Former interim U.N Ambassador John Bolton sees this as a huge win for Iran as well as for North Korea.
What the Security Council will ultimately produce is of course uncertain -- but resolutions almost never get tougher as the drafting and negotiations proceed. Even worse than a weak resolution would be a "presidential statement," a toothless gesture of the Council's opinion. Either way, North Korea has again defied the Security Council, gotten away with its launch with the support of Russia and China, and now will likely confront only pleas by Mr. Obama and others to return to the six-party talks.
Those talks are exactly where North Korea wants to be. From them ever greater material and political benefits will flow to Pyongyang, in exchange for ever more hollow promises to dismantle its nuclear program.
So far, therefore, the missile launch is an unambiguous win for North Korea. (Although not orbiting a satellite, all three rocket stages apparently fired, achieving Pyongyang's longest missile flight yet.) But the negative repercussions will extend far beyond Northeast Asia.
Iran has carefully scrutinized the Obama administration's every action, and Tehran's only conclusion can be: It is past time to torque up the pressure on this new crowd in Washington. Not only is Iran's back now covered by its friends Russia, China and others on the U.N. Security Council, but it sees an American president so ready to bend his knee for public favor in Europe that the mullahs' wish list for U.S. concessions will grow by the minute.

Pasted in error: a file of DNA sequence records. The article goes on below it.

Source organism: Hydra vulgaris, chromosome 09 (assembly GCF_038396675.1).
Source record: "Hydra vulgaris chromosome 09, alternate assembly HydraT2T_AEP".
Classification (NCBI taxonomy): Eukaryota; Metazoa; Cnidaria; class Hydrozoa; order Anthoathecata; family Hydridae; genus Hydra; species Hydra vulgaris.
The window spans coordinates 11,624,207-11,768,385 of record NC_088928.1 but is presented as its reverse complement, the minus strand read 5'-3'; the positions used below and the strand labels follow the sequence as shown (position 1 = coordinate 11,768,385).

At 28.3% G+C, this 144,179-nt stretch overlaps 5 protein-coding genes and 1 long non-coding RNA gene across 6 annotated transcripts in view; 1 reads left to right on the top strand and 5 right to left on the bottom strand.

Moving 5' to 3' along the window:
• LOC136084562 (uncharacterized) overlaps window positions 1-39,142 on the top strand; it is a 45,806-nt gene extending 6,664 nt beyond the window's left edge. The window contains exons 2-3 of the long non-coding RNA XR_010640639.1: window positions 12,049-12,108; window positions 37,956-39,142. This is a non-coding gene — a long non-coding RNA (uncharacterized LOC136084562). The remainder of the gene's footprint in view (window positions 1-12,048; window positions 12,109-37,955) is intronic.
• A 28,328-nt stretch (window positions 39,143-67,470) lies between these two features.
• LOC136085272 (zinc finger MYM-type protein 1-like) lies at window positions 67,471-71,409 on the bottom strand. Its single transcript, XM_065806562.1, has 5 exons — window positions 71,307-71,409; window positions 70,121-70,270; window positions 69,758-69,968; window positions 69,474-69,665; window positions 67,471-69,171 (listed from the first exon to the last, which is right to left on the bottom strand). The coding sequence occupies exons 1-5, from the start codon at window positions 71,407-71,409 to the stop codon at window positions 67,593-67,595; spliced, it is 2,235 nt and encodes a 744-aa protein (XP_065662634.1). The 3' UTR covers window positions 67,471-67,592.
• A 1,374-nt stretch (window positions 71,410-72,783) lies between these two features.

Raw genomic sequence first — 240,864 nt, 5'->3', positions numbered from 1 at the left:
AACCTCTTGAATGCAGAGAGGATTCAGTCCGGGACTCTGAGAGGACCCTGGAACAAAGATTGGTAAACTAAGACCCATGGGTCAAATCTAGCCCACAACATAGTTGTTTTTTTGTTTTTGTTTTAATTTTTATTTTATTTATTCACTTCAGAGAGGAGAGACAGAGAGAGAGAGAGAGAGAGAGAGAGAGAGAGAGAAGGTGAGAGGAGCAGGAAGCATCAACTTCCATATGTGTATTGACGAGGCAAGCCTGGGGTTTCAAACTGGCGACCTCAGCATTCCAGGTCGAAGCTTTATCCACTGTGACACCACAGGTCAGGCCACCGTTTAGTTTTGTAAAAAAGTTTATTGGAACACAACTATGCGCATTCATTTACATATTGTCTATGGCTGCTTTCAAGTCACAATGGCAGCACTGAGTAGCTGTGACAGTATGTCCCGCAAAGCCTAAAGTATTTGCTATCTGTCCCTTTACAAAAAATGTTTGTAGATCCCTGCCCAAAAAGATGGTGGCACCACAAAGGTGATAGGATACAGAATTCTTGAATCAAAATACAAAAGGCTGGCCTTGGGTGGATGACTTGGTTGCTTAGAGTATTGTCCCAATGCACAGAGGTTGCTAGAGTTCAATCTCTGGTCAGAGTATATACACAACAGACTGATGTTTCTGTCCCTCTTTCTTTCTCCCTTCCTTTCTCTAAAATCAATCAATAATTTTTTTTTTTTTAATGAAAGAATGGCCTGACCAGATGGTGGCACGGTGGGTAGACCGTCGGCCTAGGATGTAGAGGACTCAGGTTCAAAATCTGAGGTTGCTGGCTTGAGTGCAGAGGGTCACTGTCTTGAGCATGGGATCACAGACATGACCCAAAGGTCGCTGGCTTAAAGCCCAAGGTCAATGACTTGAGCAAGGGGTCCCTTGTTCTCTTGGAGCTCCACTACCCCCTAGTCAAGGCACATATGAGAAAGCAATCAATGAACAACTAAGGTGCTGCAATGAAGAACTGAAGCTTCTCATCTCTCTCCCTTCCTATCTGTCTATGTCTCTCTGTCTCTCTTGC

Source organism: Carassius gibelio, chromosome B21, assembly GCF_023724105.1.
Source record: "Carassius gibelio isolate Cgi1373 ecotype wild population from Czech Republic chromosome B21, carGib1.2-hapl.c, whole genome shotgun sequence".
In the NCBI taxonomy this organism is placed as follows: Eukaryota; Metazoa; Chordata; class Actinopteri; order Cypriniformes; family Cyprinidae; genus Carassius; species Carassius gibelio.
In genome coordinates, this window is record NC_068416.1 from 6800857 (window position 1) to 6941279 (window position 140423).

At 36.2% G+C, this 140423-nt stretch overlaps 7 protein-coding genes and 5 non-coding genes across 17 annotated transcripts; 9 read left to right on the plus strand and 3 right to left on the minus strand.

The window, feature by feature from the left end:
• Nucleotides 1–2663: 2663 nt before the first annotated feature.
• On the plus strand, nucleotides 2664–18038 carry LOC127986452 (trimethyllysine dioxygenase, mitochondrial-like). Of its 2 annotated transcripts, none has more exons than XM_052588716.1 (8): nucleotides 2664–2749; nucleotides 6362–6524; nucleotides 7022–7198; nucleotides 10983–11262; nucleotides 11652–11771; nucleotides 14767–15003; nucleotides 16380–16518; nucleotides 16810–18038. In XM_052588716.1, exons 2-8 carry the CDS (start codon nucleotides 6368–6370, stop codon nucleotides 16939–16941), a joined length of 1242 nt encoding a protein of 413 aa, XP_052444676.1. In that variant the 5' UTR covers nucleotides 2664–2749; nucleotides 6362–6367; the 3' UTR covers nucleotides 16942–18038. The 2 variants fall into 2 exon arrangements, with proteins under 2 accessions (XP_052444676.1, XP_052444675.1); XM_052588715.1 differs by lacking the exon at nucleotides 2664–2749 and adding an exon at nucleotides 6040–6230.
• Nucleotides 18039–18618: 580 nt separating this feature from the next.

But then, as if to confirm those worst fears, the Washington Post, in its capacity as unofficial public relations agency for Democrats, spent its front page real estate describing Obama's decisive focus on disarmament.
In Prague on Sunday, Obama condemned the North Korean launch as a "provocative" act and used the incident as a fresh reminder of the world's dangers. He promised a broad new government effort to reduce the threat of nuclear weapons and eventually rid the world of them.
Speaking in Hradskany Square, a hilltop plaza outside Prague Castle, just hours after the launch, Obama announced that he would immediately seek U.S. ratification of a ban on nuclear testing, convene a summit in Washington to stop the spread of nuclear material within four years and advocate for a nuclear fuel bank to allow peaceful development of nuclear power.
"Rules must be binding. Violations must be punished. Words must mean something," he said after referencing the North Korean launch. "The world must stand together to stop the spread of these weapons."
Oh, please. Half the world is standing against the U.S. As Ed Morrissey points out, no amount of concessions from Obama is going to change that.
Unfortunately, the science won’t disappear. Nations that put enough effort into R&D will eventually figure out a design for nuclear weapons. Networks like the AQ Khan ring will sell the designs to dictators desperate enough to want them to cement their power. Lunatics, such at the Iranian mullahcracy, will pursue nuclear weapons to arrange their personal Armageddons. Quite literally, the only way to stamp out the danger of nuclear weapons is to depose every potential lunatic who might use them — which the nations of the West absolutely refuse to do...